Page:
4 Ways the AA 12 Steps Helps You Beat Cravings
For many in recovery, overcoming alcohol addiction turns out to be harder than expected. Even after drinking stops, cravings for alcohol can persist for months or even years thereafter.
When there’s no recovery plan in place, these conditions leave a person at ongoing risk for relapse. As elusive as cravings may seem, they actually result from changes in a person’s psychological makeup caused by alcohol’s effects.
The AA 12 Steps approach directly addresses these changes by helping a person replace addiction-based thinking and behavior with a mindset that’s based in sobriety.
If you need help finding an AA 12 Steps program, call our toll-free helpline at 800-781-0748 (Who Answers?) .
4 Ways the AA 12 Steps Can Help
1. Seeing Alcohol Addiction for What It Is
It’s all but impossible to see addiction’s effects on your thinking without some form of outside help. In effect, a person “lives inside” the thinking processes that drive his or her emotions and behaviors, according to Harvard Health Publications.
The AA 12 Steps approach brings addiction-based thinking to the forefront so a person can see how cravings take shape in his or her daily life.
2. Working Through Underlying Emotional Issues
A dysfunctional upbringing, emotional trauma and unresolved emotional conflicts can all create conditions that drive a person to seek escape through alcohol’s effects. While drinking can provide a source of temporary relief, over time, alcohol’s effects actually weaken the brain’s ability to “live with” buried emotional issues.
These conditions only work to increase drinking behaviors, creating a downward spiral into alcohol addiction. Through AA 12 Steps, a person gains ongoing emotional support while developing needed tools for working through the underlying issues that drive alcohol cravings.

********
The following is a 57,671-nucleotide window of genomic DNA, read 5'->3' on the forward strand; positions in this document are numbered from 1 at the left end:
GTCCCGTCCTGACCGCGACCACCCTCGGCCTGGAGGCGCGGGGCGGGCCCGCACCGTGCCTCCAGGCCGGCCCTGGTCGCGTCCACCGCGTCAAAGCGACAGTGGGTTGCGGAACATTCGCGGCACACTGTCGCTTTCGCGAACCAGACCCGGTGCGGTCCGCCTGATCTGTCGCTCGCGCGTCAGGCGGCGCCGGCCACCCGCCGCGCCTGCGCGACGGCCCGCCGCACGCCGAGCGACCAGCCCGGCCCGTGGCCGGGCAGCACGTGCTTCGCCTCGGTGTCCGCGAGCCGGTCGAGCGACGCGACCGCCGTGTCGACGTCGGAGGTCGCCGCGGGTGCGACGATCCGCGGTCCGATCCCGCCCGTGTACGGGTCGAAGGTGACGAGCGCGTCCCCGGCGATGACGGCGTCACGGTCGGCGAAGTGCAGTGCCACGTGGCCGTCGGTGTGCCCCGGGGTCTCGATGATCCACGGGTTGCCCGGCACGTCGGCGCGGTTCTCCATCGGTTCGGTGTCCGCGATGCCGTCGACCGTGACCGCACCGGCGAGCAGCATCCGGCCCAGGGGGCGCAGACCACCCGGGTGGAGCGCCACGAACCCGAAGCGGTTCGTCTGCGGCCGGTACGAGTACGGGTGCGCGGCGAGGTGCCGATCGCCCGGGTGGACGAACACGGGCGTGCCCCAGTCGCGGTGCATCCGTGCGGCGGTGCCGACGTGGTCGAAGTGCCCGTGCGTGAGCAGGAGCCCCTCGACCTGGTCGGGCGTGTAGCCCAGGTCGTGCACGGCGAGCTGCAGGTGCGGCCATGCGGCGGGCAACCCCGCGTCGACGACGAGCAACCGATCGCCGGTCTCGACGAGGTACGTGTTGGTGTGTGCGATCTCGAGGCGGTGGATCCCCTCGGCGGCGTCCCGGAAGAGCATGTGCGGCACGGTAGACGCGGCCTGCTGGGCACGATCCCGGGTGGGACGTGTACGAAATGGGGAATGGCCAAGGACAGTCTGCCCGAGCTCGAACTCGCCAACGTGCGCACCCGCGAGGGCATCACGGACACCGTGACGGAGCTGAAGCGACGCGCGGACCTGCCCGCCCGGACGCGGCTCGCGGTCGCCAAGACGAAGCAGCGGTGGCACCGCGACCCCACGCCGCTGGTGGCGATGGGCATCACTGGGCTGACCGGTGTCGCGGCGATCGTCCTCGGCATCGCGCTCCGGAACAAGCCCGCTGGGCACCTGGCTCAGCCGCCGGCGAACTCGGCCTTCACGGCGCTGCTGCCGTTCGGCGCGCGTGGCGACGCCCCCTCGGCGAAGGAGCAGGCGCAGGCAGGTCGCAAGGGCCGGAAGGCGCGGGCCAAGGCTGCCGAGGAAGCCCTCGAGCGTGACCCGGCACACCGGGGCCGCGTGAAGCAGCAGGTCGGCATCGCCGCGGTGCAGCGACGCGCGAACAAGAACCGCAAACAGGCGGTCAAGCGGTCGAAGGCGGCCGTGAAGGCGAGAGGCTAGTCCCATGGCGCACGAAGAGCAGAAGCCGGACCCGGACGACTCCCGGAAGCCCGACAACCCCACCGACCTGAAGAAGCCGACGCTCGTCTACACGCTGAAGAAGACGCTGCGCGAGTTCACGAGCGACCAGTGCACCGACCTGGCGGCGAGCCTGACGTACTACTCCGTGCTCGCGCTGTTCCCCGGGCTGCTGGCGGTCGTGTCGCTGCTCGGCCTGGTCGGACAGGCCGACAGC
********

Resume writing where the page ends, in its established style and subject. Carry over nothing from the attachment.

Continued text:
3. Learning Healthy Ways to Manage Daily Stressors
According to Mayo Clinic, more often than not, people who gravitate towards addictive behaviors do so as a way of coping with everyday stressors and pressures. This type of coping behavior tends to develop when a person knows no other way to manage his or her life. This type of learned behavior also fuels alcohol cravings.
A big part of the AA 12 Step approach involves helping recovering addicts better manage daily stressors while developing healthy ways of coping with life’s ups and downs.
4. Learning to Ask for Help
AA 12 Steps is based on the support group treatment model. Support groups offer a range of benefits for people trying to accomplish a common goal. Some of these benefits include:
- Emotional support
- Always having someone to talk to
- Knowing you’re not alone in your efforts to live a sober life
AA 12 Steps also places a heavy emphasis on the importance of reaching out and asking for help, especially when the urge to drink seems overwhelming. Over time, learning to ask for help replaces the need to have a drink, which is in essence how the makings of a sober lifestyle begins.